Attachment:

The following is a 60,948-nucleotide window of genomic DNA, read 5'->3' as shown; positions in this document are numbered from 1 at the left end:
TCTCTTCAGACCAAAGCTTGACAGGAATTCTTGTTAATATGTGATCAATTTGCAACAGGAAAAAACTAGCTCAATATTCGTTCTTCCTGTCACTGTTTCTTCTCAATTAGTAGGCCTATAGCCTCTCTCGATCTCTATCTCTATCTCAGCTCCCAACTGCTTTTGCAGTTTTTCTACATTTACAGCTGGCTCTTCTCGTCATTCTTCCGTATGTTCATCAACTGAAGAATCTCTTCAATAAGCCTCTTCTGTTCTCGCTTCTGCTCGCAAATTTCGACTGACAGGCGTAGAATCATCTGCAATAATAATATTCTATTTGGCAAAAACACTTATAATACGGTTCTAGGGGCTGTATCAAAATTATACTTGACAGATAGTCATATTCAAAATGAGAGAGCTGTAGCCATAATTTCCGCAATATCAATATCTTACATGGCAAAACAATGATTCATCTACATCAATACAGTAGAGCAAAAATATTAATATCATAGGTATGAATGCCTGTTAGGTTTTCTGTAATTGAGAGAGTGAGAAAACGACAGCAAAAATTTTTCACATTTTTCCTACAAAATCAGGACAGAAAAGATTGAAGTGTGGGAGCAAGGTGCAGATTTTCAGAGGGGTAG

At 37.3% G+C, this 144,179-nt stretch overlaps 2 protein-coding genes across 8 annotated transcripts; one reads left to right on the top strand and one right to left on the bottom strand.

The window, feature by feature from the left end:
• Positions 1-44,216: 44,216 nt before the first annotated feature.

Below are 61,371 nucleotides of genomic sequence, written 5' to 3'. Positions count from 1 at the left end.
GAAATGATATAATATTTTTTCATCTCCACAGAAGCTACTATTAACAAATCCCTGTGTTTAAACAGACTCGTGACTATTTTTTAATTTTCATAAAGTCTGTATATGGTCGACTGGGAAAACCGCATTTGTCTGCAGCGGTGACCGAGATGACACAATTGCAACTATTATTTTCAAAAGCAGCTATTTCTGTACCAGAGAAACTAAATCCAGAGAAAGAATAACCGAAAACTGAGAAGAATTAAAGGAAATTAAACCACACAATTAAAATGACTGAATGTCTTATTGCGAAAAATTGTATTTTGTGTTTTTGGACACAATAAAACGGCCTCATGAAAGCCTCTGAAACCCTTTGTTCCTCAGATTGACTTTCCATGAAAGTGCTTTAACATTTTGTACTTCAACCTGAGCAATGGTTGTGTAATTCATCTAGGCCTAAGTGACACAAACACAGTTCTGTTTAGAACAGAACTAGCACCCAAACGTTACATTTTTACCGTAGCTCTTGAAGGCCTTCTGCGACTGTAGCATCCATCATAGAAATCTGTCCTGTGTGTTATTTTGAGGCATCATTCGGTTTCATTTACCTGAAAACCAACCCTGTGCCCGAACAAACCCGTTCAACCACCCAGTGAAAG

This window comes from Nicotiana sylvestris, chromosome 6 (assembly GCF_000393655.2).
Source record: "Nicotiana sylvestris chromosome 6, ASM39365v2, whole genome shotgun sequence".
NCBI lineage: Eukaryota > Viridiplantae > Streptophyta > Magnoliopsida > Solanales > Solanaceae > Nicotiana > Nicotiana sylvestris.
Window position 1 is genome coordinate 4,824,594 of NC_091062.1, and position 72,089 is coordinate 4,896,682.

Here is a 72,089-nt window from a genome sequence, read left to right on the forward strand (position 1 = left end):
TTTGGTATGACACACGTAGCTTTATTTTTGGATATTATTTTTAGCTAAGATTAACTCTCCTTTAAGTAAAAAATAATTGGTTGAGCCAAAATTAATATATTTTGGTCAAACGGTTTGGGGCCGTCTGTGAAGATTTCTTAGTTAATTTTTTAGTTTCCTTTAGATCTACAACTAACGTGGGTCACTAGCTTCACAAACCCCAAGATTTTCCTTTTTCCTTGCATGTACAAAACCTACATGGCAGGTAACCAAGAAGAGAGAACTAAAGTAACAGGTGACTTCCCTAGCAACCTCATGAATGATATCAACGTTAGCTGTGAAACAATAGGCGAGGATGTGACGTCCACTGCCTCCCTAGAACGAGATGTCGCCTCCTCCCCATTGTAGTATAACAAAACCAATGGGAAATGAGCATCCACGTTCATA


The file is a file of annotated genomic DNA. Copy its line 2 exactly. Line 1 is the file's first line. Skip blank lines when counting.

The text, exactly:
TCTCTTCAGACCAAAGCTTGACAGGAATTCTTGTTAATATGTGATCAATTTGCAACAGGAAAAAACTAGCTCAATATTCGTTCTTCCTGTCACTGTTTCTTCTCAATTAGTAGGCCTATAGCCTCTCTCGATCTCTATCTCTATCTCAGCTCCCAACTGCTTTTGCAGTTTTTCTACATTTACAGCTGGCTCTTCTCGTCATTCTTCCGTATGTTCATCAACTGAAGAATCTCTTCAATAAGCCTCTTCTGTTCTCGCTTCTGCTCGCAAATTTCGACTGACAGGCGTAGAATCATCTGCAATAATAATATTCTATTTGGCAAAAACACTTATAATACGGTTCTAGGGGCTGTATCAAAATTATACTTGACAGATAGTCATATTCAAAATGAGAGAGCTGTAGCCATAATTTCCGCAATATCAATATCTTACATGGCAAAACAATGATTCATCTACATCAATACAGTAGAGCAAAAATATTAATATCATAGGTATGAATGCCTGTTAGGTTTTCTGTAATTGAGAGAGTGAGAAAACGACAGCAAAAATTTTTCACATTTTTCCTACAAAATCAGGACAGAAAAGATTGAAGTGTGGGAGCAAGGTGCAGATTTTCAGAGGGGTAG